Newmont's Crystal Ball

As I peer through a gilded crystal ball, I clearly see elements of a perfect storm on the horizon. Sustained winds and an epic storm surge will change the landscape we know today, and in its wake historians will recount heroic struggles for survival and adaptation.

This perfect storm is bearing down on the precious metals markets, and Newmont Mining (NYSE: NEM  ) has just provided an early severe-weather alert.

The fundamental drivers of demand for gold and silver and the lack of substantial increases in global production are potentially ferocious storm cells by themselves, but the sharp increases in cash cost to produce each ounce of gold complete the forecast. Newmont revealed this week that cash costs at its Ahafo Mine in Ghana will rise from $396 per ounce in 2007 to a range of $485 to $520 in 2008.

Earlier this month, Kinross Gold (NYSE: KGC  ) revealed a 44% increase in the cost of sales per gold ounce from $328 to $472 in its first-quarter earnings release. With confirmation from Newmont, the inevitability of the $500 cost threshold striking through the industry is crystal clear.

Gold prices were below $500 as recently as 2005, so to have costs march toward that level in a three-year period wedges an additional floor of support below the gold bull. The costs could exert upward pressure on gold prices if mine projects that are now in the feasibility or development stages face delays or cancellations as a result.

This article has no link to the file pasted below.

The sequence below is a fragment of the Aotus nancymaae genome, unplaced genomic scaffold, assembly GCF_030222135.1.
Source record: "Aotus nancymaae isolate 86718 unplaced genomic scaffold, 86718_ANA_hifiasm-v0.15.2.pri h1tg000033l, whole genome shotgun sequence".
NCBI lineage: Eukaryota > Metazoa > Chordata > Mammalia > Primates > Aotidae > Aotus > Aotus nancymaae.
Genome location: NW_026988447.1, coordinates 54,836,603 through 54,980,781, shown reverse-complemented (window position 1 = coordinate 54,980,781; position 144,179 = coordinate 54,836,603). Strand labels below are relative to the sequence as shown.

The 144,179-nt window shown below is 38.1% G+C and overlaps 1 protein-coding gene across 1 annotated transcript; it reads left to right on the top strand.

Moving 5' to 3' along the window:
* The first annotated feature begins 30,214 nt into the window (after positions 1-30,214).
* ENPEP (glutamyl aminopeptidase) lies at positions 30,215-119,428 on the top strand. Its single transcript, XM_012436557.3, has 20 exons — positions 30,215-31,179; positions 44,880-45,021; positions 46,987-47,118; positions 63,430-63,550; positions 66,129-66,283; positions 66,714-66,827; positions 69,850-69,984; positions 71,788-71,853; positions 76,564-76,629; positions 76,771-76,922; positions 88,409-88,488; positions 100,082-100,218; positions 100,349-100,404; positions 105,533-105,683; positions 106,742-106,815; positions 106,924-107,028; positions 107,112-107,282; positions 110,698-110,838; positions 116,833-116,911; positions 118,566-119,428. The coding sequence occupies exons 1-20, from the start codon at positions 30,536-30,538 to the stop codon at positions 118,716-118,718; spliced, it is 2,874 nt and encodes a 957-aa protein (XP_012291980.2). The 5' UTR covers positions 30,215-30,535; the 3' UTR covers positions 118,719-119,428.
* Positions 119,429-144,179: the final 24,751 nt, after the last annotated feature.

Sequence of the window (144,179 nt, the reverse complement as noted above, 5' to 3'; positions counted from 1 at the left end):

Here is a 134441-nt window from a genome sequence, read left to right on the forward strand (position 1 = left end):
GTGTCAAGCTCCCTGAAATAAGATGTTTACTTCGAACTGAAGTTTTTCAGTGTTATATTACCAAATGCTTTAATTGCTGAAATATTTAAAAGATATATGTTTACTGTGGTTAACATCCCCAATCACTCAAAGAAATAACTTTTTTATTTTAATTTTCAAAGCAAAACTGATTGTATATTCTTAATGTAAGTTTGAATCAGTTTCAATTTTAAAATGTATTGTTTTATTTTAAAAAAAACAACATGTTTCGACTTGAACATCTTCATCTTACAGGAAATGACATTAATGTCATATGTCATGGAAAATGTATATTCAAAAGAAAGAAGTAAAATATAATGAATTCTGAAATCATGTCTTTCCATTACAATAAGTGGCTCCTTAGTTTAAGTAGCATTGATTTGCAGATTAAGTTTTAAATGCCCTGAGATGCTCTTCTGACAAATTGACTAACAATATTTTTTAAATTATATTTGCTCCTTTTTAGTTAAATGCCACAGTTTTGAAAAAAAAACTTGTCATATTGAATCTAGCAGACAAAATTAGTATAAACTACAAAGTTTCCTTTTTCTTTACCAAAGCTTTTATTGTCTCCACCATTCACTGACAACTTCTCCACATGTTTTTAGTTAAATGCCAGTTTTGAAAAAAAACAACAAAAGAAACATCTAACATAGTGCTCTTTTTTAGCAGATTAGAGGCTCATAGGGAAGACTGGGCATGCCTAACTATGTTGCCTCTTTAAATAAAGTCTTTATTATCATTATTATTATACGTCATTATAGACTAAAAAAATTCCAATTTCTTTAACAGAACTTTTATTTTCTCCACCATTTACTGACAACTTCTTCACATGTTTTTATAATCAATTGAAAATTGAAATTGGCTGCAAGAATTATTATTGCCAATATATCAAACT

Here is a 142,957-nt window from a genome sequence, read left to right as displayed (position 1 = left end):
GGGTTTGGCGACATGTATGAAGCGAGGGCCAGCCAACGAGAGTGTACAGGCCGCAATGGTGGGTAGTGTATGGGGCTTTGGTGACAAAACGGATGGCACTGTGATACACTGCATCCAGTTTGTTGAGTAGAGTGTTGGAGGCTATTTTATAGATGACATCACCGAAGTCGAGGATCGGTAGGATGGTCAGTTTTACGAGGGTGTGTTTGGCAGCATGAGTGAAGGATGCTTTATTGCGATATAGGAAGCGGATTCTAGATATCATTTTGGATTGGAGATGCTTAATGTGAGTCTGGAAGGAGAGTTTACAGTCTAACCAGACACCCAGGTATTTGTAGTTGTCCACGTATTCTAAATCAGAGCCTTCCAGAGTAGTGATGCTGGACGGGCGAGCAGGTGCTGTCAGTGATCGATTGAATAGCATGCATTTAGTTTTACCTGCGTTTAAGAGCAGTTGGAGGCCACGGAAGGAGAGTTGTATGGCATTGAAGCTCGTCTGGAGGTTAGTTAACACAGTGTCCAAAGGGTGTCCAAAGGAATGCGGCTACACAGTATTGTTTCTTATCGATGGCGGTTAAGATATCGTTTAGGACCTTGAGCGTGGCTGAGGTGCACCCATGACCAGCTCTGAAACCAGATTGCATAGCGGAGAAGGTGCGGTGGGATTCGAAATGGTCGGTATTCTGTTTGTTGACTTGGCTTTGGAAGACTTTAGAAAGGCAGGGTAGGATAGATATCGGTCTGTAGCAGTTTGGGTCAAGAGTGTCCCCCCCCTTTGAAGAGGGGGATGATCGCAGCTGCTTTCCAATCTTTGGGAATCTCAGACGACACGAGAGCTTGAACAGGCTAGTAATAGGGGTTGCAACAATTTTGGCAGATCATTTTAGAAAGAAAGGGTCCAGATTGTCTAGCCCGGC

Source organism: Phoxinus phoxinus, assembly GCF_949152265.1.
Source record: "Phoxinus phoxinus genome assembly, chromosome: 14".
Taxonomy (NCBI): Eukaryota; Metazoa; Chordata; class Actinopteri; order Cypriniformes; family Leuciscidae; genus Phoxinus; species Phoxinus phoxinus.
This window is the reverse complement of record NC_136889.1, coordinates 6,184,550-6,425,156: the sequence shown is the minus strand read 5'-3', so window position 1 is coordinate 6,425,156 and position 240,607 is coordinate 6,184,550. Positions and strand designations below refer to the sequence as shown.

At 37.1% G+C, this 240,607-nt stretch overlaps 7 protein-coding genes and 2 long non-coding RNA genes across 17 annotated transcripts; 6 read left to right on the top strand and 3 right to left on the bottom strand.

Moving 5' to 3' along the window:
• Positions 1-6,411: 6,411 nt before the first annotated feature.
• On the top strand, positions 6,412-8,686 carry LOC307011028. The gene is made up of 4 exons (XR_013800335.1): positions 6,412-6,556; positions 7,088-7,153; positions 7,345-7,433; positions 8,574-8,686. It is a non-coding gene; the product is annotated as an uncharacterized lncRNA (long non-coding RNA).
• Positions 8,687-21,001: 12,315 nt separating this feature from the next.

There is a culture of caution surrounding metals price assumptions that pervades the mining industry and its financiers that may shield investors during periods of soft pricing. But this knife cuts both ways. In an environment of rising prices, these price assumptions lag far behind both the present reality and even the most conservative forecasts.

And feasibility studies are time-consuming and expensive. Investors in NovaGold (AMEX: NG  ) have already seen damage from the imminent storm: Its joint-venture partner Teck Cominco (NYSE: TCK  ) said increases for cost projections contributed to its decision to suspend production of the Galore Creek property.

Despite the meteoric rise in gold, long-term price assumptions in the $550-$650 range are still common as a basis for assessing project feasibility. As production costs surge dangerously close to those levels, though, projects will be shelved. That’s when the storm will build to full strength.

Past Foolishness:

Fool contributor Christopher Barker captains yachts and writes about stocks. He can also be found acting Foolishly within the CAPS community under the username TMFSinchiruna. He owns shares of Kinross Gold, NovaGold, and Teck Cominco. The Motley Fool has a gilded disclosure policy.


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